As I watched the movie “Moneyball” the other night, I realized that it holds several lessons for those of us in business. Staring Brad Pitt, Moneyball is based on the true story of Billy Beane, general manager of the Oakland A’s baseball team. Beane and his side kick Peter Brand learn that by hiring under-valued players, they could win with less than 40% of the budget of their big market competitors. In the 2001-02 season, the As achieved a 20 game winning streak, an all time record.
There are seven lessons for business in the Moneyball story.
1. If you can’t win the game, change the game. Beane decided to turn all of the old rules of thumb on their head, identifying under-valued players who had great talent, but that talent wasn’t recognized.
2. Evidence Rules. Beane and Brand determined the key thing they had to do right – get on base. They then recruited underpaid, undervalued players who had the ability to get on base. How? Not by using the old school scouts rules of thumb, but by using data.
3. Ignore the Stereotypes. The players recruited by Beane and Brand were under-valued because they didn’t fit the stereotype of a baseball player, yet they performed. Fat, old, strange technique, funny looking, funny looking girl-friends, these were the reasons scouts used for ignoring the players that Beane recruited.
4. Stars don’t make teams. McKinsey’s “War for Talent” is wrong. All the “war for talent” does is create overpaid labour. Hiring stars creates two tiered workplaces, entitlement, bad attitudes, big egos and resentment. A clubhouse of “stars” just creates a lot of drama.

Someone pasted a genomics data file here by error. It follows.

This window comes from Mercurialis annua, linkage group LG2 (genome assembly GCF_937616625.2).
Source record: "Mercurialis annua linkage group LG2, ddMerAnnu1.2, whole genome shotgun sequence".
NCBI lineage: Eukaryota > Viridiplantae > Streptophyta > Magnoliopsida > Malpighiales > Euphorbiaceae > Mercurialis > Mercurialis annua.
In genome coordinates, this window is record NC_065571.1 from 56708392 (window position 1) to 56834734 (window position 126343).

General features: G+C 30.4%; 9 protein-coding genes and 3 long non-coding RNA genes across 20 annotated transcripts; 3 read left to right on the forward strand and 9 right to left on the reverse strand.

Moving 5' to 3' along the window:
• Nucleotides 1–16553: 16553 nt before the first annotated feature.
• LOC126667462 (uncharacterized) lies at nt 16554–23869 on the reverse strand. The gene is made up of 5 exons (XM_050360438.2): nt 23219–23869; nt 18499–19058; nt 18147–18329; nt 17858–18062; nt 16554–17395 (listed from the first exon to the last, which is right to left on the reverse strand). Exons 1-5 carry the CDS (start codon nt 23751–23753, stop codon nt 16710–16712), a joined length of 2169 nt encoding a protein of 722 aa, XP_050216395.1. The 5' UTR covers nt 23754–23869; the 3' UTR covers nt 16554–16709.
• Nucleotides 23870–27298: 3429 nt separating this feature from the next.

5. Leaders Don’t Control Everything. Beane had many constraints. The club ownership controlled the purse-strings; the team manager controlled the way the team was played on the field; and, the players controlled their own behaviour. It doesn’t work without the cooperation of everyone involved.
6. Give it a Chance to Work. The first six weeks of the season were a disaster. Nothing went right. Beane stuck to his vision in spite of severe criticism by fans and sports radio.
7. It isn’t Always a Democracy. When Art Howe, the Manager of the As, refused to play Scott Hatteberg on first base, Beane traded Howe’s preferred first base player, forcing Howe to play Hatteberg.
Moneyball is a great movie, funny, charming and inspiring. The biggest lesson of all? Leadership isn’t easy. It means taking great risks and making personal sacrifices. Leadership isn’t about the self, but about the team.